Sunday, April 27, 2008
Booth in Buffalo
People that have read this blog know that I am a native of Niagara Falls, New York and that I grew up in Youngstown, New York. Anytime that I find key facts about the area I tend to post it as soon as possible. While reading Lust for Fame: The Stage Career of John Wilkes Booth I have found several interesting facts about his theatre performances. There is a direct link between Booth and myself. I have mentioned in other blogs that I grew up near Buffalo, New York and besides being remembered for four straight Super Bowl defeats, the place where O.J. Simpson played pro football and being pary of the rust belt, the area is my home. From October 28-November 9, 1861 John Wilkes Booth played at the Metropolitan Theatre in Buffalo during what was the heyday of his acting career. The theatre (which no longer exists) opened on October 15, 1852 and stood for 103 years on Main & Seneca Streets. Booths appearences at the Metropolitan was his only stint in the city of Buffalo and the actor took full advantage of the opportunity. Since 1855, Booth had played throughout the South and was quickly becoming a manintee idol.
Here is a listing of his performances:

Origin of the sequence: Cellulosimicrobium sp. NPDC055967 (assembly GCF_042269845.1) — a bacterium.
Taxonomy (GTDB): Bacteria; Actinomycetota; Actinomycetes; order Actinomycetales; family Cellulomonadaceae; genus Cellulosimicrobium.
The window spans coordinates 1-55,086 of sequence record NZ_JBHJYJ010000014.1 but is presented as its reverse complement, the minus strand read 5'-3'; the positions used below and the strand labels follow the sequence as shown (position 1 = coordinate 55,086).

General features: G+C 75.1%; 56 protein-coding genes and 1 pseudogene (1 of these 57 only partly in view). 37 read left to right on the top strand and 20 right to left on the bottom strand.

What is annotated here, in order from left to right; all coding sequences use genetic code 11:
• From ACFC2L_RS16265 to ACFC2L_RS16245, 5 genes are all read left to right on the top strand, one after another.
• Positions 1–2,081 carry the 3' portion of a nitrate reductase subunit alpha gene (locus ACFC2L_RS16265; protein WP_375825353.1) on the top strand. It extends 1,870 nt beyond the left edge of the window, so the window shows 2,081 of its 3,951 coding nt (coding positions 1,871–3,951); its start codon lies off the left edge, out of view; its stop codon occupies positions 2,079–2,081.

October 28, 1861: Booth played Pescara in The Apostate
October 29, 1861: Booth played Hamlet in Hamlet
October 30, 1861: Booth played Othello in Othello
October 31, 1861: Booth played Julian St. Pierre in The Wife
November 1, 1861: Booth played Richard in Richard III
November 2, 1861: Booth played Charles De Moor in The Robbers
Novermber 3, 1861: Booth had the day off and most likely studied his lines and other roles
November 4, 1861: Booth played Romeo in Romeo and Juliet
November 5, 1861: Booth played Claude Melnotte in The Lady of Lyons
November 6, 1861: Booth played Macbeth in Macbeth
November 7, 1861: Booth played Richard in Richard III
November 8, 1861: Booth played Phidias and Rapheal in The Marble Heart
November 9, 1861: Booth played Fabien and Lewis in The Corsican Brothers.
Obviously, Booth's stint lasted thirteen days and included twelve performances. He had just established himself as a theatre performer was was no longer confined to one city as a stock performer. Back in the day you had to establish youself as a great actor before you could get an agent who could tour you from city to city. By this time Booth was recieving a substantial portion of the proceeds and Booth recieved praise for his performance despite being distracted by the oncoming Civil War. The Courier wrote that "for seeing Shakespearean parts rendered by one who has the manner of great actors, and who has shown himself a worth scion house of Booth."
The Metropolitan Theatre had its name changed to the Academy of Music in 1868 and it used thats named until its demolishment in 1954. Here is a picture of the Academy of Music as it appeared in 1868. Note is similarity to other theatres of the 1800's.